Aug 27 2022
Poetry review – INTERSTELLAR THEME PARK: Charles Rammelkamp accompanies Jack Skelley down a pop-culture memory lane
In a sense, Interstellar Theme Park is “Jack Skelley’s Greatest Hits,” a metaphor that especially works because so much of this book rocks and rolls through pop culture, dancing irreverently to the soundtrack of the last third of the twentieth century. New and Selected Writing is the subtitle. Think High Tide and Green Grass, the first Rolling Stones’ greatest hits compilation. The Stones loom large in section 7 of this collection, called “Rawk!”
Interstellar Theme Park is an apt title for this collection, suggesting not only the fantastical, absurd, surreal nature of the trip Skelley takes us on but the sheer comic fun and the constant bombardment of our attention in today’s online/on-air world. It is also the title of the very first poem in the book – in the “Planet of Toys” section. That poem reads like the rant of the unleashed id, almost every line beginning with “I want.”
I want quasi-suspended animation (genital arousal optional) I want a planet of toys I want a jihad of joys And a gulag of Karens I want Rimbaudian grammar police I want Stormy Daniels balloon rides
And the list goes on: “I want Syd Barrett-era Pink Floyd to levitate the Tomorrowland Terrace.”
Interstellar Theme Park consists of eight sections, sampling like a DJ from forty years of Skelley’s creative work. “Planet of Toys” channels scripture and the movies. “Product Placement” highlights the gaudy super-saturation of commercialized “product.” “Artificial Heart” continues to explore the incessant craving that motivates us (“You Make Everything Move Me” satirizes desire to the tune of the Troggs’ “Wild Thing.”) “Toxic Assets” delves into political culture, especially during the Reagan years. The poem, “Toxic Assets,” like “Interstellar Theme Park” and others, is constructed, mantra-like, around a repeated phrase – “It wasn’t.”
It wasn’t Joe the Plumber or someone dumber. It wasn’t Bernie Madoff or Rod Blagojevich or any other sonofabitch. It wasn’t a house of cards scattered, and it wasn’t lives shattered to shards. It wasn’t “clean coal” or “safe nuclear energy.” It wasn’t a carbon Bigfoot. It wasn’t the shoe bomber or the shoe thrower. It wasn’t the Pentagon and it wasn’t the Octomom.
Again, the catalogue of outraged, indignant denial goes on, until, punchline-like, Skelley tells us, “It’s that they were all insured against failing.” And there you have it, ladies and gentlemen, the so-called American dream, the rigged deck.
Section five, “Athena Del Rey,” contains riffs on Pac-Man and Marie Osmond, more poems and rants on the cult of celebrity. The poem, “Athena Del Rey,” begins as a mock press release: “Homeland Secretary Miley Cyrus announced today the appointment of Lana Del Rey as new Chief Avatar of Pandemic Defense.” Section six is appropriately called “Disneyland,” that original California theme park dreamland, and then comes “Rawk!” with its vignettes about the Rolling Stones, Led Zeppelin and the Beach Boys. The concluding section contains excerpts from Skelley’s decades-long work-in-progress that maps the punk underground of 1980’s Los Angeles, “Fear of Kathy Acker,” a sort of homage to the spirit of the postmodernist punk writer whose transgressive writing flourished in the 1970s and 1980s.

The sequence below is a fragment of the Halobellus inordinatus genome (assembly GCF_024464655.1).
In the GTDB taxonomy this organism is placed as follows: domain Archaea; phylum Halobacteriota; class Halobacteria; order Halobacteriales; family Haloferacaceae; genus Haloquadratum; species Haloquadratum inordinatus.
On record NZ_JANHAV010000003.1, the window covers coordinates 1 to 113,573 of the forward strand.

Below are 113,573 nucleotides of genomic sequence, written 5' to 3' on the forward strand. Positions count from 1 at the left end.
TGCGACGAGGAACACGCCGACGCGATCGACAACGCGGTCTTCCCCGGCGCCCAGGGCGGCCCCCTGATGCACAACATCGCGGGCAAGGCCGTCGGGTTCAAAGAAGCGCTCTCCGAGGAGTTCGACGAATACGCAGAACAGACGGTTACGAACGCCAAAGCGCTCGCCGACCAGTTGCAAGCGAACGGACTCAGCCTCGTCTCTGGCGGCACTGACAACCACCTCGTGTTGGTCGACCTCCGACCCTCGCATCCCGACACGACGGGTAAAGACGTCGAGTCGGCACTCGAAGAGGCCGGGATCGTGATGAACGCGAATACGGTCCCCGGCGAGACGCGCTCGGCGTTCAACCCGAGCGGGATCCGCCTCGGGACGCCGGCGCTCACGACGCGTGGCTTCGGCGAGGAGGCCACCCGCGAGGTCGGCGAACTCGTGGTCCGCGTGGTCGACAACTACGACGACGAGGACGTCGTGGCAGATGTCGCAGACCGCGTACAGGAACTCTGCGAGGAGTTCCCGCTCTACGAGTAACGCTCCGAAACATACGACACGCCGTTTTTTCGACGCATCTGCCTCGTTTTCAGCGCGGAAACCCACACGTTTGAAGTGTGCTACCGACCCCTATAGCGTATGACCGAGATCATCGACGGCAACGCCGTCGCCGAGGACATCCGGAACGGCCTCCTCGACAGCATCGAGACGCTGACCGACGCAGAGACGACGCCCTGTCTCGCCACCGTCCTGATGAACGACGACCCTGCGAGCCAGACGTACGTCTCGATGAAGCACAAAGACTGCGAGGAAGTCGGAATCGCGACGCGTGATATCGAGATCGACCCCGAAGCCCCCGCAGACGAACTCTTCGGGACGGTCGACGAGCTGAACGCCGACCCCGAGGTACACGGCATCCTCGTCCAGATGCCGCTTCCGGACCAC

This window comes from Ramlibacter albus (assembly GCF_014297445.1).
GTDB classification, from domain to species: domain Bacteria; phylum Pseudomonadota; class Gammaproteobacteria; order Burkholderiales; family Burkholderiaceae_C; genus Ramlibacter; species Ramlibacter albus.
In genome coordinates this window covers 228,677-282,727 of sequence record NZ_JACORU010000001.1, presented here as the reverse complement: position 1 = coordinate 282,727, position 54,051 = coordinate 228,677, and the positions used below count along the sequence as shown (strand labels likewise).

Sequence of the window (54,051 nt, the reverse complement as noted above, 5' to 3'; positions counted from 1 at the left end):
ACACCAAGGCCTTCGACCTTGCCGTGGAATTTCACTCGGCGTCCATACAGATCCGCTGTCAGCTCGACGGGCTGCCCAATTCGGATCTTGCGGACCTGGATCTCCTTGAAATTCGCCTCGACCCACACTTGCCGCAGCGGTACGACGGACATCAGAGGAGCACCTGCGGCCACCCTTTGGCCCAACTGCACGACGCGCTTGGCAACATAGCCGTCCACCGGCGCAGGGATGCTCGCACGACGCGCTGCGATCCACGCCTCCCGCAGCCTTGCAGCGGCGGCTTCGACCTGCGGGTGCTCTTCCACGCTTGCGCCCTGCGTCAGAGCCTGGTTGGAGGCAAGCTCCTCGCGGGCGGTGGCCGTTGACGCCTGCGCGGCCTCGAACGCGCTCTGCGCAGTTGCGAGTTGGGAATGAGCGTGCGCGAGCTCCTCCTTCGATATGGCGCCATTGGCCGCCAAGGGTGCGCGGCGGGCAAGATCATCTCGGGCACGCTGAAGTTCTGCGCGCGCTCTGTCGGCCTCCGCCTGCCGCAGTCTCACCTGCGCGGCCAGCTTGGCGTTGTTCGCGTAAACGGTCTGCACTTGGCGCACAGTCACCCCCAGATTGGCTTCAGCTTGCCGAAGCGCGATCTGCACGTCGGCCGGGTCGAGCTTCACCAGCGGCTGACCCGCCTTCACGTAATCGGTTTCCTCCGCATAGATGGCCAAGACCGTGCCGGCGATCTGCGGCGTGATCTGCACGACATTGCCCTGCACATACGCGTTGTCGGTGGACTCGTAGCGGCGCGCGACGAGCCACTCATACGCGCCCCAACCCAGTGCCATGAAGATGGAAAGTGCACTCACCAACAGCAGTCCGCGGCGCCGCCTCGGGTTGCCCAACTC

Some of Skelley’s biblical satire in the first section reads like Groucho-esque one-liners. “Old Testament Role Reversal” goes: “Job’s lot was Lot’s job.” “Totalogy” goes: “Sometimes fate is inevitable.” (Can you see that in a Chinese fortune cookie?) “Shit-Lit” goes: “I invented YOLO, then I got Me-Too’d.” You Only Live Once. “Non-Binary” is especially clever:
They say there are 2 kinds of people: People who divide people into 2 kinds of people, and people who don’t. Put me in that group.
Cue the rim shot. “ba-dum-bum-CHING.”
Jack Skelley is essentially a sit-down comic. His Falstaffian vulgarity lights up the page. Take “Reagan Is an Old Fart” from the “Toxic Assets” section:
Reagan is an Old Fart. Reagan is a stinky oily fart seeping out the anus of an old corpulent Boss masturbating in the Dark. Reagan is the fart and everyone smells it every day.
BlazeVOX has done a splendid job with the presentation of this volume. Each section begins with an astonishing Pop-art-like illustration: Ronnie Reagan popping out of a television set; a happy white family at Disneyland framed by Mickey Mouse’s ears; Brian Jones’s fractured face in a guitar. The cover art depicts a spaceship with three people aboard, as if in a ride at an amusement park but somewhere out there in deep space. Erin Alexander did the illustrations.
I found the five vignettes about Brian Jones particularly intriguing, from his supreme self-confidence in the early stages of the Rolling Stones, through his meeting with Anita Pallenberg, their break-up, the rest of the band (Mick Jagger, Keith Richards, who had stolen Anita from Brian, Charlie Watts) offering Jones £100,000 to leave the band, and finally to the asthmatic Jones’s sad drowning. No less intriguing are the six selections about the Beach Boys and their association with Charles Manson.
Interstellar Theme Park revisits the trauma and glitz of an earlier time that persists today in the gods and idols the culture elevates. As Skelley notes in his introduction, one “lifelong, obsessive theme persists: a perverse celebration of pop iconography.”
And these icons, he notes, are essentially comic.